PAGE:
“There is a drop at every stage, a leakage of women from the science pipeline,” Hanson says.
Of course, a woman on the partner track at a law firm might deal with the same pressures.
“It’s demanding to be a scientist, and it isn’t for everybody,” says Maria Donoghue, an associate professor in Georgetown University’s biology department who has two children. “But any demanding career takes commitment.”
Women in STEM-related graduate programs benefit from having good role models and support systems, so many universities are working to increase the number of women on their STEM faculties.
“The women on the faculty are your role models, especially if you’re a graduate student considering an academic career,” says Betty Shanahan, executive director and CEO of the Society of Women Engineers. “They’re someone you can look at and say, ‘Wow, she’s like me and she’s been successful; I can do it, too.’”
Pallister belonged to a female engineering society while at GWU.
“It was good to have that support system of a bunch of other women who are going through what you are,” she says. “You have to study a lot more in engineering than some other majors, so it was nice to have friends to study with, so you didn’t feel like you were always in the library alone.”
Though it hasn’t completely disappeared, blatant discrimination isn’t encountered much by most women studying in STEM-related fields. What they might run into, experts say, is an unconscious bias against women.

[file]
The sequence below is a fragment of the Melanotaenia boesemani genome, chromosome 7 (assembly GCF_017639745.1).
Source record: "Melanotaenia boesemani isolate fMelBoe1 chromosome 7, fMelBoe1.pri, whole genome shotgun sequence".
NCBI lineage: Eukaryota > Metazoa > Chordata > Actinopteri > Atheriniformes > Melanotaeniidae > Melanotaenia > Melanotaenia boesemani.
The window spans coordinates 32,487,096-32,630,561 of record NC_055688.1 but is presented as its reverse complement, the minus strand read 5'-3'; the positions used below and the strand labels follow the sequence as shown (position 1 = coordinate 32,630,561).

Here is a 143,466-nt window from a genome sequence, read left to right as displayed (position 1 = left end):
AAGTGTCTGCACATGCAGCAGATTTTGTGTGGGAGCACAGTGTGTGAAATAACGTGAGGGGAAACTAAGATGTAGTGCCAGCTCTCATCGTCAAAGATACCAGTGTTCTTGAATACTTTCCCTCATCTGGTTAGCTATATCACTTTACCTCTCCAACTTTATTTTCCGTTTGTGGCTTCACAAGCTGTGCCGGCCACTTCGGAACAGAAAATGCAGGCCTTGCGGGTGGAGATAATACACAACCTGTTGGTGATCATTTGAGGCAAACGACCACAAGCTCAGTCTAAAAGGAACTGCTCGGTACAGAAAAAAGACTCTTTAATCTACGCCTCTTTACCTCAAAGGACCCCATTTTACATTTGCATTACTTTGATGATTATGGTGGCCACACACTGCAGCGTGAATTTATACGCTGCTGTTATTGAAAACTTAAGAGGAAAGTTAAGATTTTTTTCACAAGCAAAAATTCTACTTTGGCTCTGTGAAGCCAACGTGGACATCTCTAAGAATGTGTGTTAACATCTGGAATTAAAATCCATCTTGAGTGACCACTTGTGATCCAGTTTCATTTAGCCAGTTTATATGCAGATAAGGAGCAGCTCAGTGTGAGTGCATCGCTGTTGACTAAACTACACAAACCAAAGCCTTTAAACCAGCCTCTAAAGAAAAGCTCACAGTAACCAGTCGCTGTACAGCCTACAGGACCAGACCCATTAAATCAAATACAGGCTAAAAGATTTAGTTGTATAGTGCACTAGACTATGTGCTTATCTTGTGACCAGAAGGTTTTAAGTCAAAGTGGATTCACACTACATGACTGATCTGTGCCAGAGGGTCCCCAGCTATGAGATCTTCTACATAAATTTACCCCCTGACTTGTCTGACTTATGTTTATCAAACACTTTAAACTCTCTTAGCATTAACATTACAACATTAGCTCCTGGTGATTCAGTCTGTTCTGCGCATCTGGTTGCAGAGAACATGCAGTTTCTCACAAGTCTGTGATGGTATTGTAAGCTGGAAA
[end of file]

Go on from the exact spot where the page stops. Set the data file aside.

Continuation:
“Research shows that people are more likely to associate math and science with men than with women,” Corbett says. “And when women are working in a ‘male’ field, people judge them to be less competent than a man. If they are deemed to be competent, people then judge them to be less likable.”
“You will run into a couple of cavemen you will have to prove yourself to,” says Dawn Meade, 38, marketing and media coordinator at Net-AV, a video communication and IT company. Meade recently obtained her M.S. in technology management information systems from the University of Maryland University College. “Make sure you’re well-versed in your area. When you don’t know what you’re talking about, it doesn’t just make you look bad; it reflects on all women.”
Once armed with an advanced degree in a STEM-related field, many women find a wealth of opportunities before them, especially as universities and other employers try to diversify their staffs and bring in people with different backgrounds and perspectives.
“The job prospects in engineering are fantastic, whether you want to go into academic life or a career in industry or government,” Shanahan says. “For someone with an advanced degree, I think she just increases her options and earning potential.”
In the end, a woman’s gender could wind up being a bigger benefit than an obstacle.
“Being a woman is part of who you are, but being a scientist is part of who you are, too,” says Meredith Fox, who graduated from American University with a Ph.D. in behavioral neuroscience in 2003 and now works as a research fellow at the National Institute of Mental Health. “It shouldn’t be something that holds you back in any way. I personally feel that there’s a younger scientific crowd coming in that’s plumb full of women. It’s a positive thing to be a woman, not a negative thing. Use it as part of who you are.”